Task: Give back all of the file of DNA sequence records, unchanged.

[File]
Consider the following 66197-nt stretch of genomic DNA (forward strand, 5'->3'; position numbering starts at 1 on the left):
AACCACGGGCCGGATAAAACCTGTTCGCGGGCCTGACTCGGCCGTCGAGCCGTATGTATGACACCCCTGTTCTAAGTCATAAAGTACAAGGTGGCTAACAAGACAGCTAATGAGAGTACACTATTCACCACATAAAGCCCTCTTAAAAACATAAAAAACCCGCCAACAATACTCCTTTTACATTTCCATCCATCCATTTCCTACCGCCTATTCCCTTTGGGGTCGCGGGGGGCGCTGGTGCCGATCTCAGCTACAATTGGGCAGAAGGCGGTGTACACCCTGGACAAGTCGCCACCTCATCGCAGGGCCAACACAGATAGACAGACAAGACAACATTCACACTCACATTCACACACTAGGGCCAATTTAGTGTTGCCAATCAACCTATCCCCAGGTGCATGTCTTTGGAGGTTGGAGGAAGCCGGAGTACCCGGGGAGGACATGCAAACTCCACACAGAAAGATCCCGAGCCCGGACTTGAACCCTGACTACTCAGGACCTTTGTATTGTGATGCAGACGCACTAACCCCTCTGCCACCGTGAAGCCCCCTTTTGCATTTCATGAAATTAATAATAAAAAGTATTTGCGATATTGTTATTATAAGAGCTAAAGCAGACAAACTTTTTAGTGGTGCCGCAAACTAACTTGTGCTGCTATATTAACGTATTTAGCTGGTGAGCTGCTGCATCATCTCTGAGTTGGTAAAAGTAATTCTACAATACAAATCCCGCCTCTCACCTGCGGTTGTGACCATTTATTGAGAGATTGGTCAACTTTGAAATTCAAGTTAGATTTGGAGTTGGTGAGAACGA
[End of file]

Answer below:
Consider the following 66197-nt stretch of genomic DNA (forward strand, 5'->3'; position numbering starts at 1 on the left):
AACCACGGGCCGGATAAAACCTGTTCGCGGGCCTGACTCGGCCGTCGAGCCGTATGTATGACACCCCTGTTCTAAGTCATAAAGTACAAGGTGGCTAACAAGACAGCTAATGAGAGTACACTATTCACCACATAAAGCCCTCTTAAAAACATAAAAAACCCGCCAACAATACTCCTTTTACATTTCCATCCATCCATTTCCTACCGCCTATTCCCTTTGGGGTCGCGGGGGGCGCTGGTGCCGATCTCAGCTACAATTGGGCAGAAGGCGGTGTACACCCTGGACAAGTCGCCACCTCATCGCAGGGCCAACACAGATAGACAGACAAGACAACATTCACACTCACATTCACACACTAGGGCCAATTTAGTGTTGCCAATCAACCTATCCCCAGGTGCATGTCTTTGGAGGTTGGAGGAAGCCGGAGTACCCGGGGAGGACATGCAAACTCCACACAGAAAGATCCCGAGCCCGGACTTGAACCCTGACTACTCAGGACCTTTGTATTGTGATGCAGACGCACTAACCCCTCTGCCACCGTGAAGCCCCCTTTTGCATTTCATGAAATTAATAATAAAAAGTATTTGCGATATTGTTATTATAAGAGCTAAAGCAGACAAACTTTTTAGTGGTGCCGCAAACTAACTTGTGCTGCTATATTAACGTATTTAGCTGGTGAGCTGCTGCATCATCTCTGAGTTGGTAAAAGTAATTCTACAATACAAATCCCGCCTCTCACCTGCGGTTGTGACCATTTATTGAGAGATTGGTCAACTTTGAAATTCAAGTTAGATTTGGAGTTGGTGAGAACGA